State agrees with clean fuels fans: Court ruling allows go-ahead
By Andy Giegerich
Digital Managing Editor
Clean fuels supporters say an Oregon Justice Department ruling clears the way for an array of new low-carbon standards.
The Justice Department deemed Oregon’s Clean Fuels program a go after reviewing the recent Ninth Circuit Court of Appeals’ decision on California’s Low Carbon Fuel Standards. Clean fuels backers wanted the Justice Department to interpret the appeals court’s decision striking down constitutional challenges to California’s program.
Oregon officials said the Ninth Circuit clearly found that the low-carbon fuel standard is not unconstitutional on its face and that the ruling did not prevent states such as Oregon from adopting such standards.
However, the appeals court’s decision, which had reversed a district court ruling, “does not permanently foreclose an ultimate conclusion that the standards violate” the constitution. The appeals court did, though, overrule all of the district court’s decrees on the matter.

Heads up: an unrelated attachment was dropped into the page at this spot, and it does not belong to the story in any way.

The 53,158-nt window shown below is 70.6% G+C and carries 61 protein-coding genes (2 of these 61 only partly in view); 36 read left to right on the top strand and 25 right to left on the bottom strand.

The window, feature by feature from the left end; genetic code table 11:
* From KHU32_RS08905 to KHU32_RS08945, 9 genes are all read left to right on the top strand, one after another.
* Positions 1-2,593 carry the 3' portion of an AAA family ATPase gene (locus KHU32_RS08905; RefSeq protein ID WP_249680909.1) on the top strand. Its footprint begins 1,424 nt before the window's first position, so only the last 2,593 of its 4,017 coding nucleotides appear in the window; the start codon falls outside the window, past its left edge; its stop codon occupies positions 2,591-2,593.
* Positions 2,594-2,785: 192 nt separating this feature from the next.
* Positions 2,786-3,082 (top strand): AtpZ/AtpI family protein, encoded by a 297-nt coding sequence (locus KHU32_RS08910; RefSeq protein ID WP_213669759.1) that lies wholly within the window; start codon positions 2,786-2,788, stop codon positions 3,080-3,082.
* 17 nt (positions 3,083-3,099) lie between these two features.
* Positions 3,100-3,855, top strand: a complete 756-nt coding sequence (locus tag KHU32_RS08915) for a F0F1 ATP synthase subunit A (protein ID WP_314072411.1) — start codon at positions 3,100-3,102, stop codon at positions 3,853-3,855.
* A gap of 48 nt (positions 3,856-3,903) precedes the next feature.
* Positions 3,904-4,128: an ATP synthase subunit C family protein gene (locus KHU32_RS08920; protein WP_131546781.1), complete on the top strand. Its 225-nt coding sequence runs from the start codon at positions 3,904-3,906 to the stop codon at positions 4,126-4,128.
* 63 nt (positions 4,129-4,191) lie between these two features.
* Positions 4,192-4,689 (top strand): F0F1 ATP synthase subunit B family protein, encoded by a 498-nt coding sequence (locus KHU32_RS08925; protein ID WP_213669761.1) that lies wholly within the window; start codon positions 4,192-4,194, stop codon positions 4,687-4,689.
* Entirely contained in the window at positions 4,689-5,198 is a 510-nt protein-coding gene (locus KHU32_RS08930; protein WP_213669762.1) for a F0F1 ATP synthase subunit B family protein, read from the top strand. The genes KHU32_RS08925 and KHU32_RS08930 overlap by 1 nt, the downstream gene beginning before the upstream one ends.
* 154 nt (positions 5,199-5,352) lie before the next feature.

The appeals court could rehear the case.
Dick Pedersen, the state’s DEQ director, put it this way in a note detailing the state’s findings:
“One minor aspect of the Ninth Circuit’s decision has apparently caused considerable confusion, leading to the incorrect belief that Oregon is preempted from adopting its own LCFS. The Clean Air Act gives California special authority to regulate fuel components or additives even if EPA has set national standards. That same statutory section also provides that other states are preempted from regulating fuel components or additives when national standards exist. But the EPA has not adopted national standards limiting the carbon content of fuels, so that provision is not applicable to Oregon and nowhere did the Ninth Circuit hold that Oregon was preempted from adopting LCFS. The court merely made reference to this section of law when it ruled that California’s unique status under Clean Air Act does not shield the state’s LCFS from a interstate commerce challenge. A clear and balanced reading of the decision shows that the court did not even consider whether the Clean Air Act prevents other states from adopting a LCFS.”
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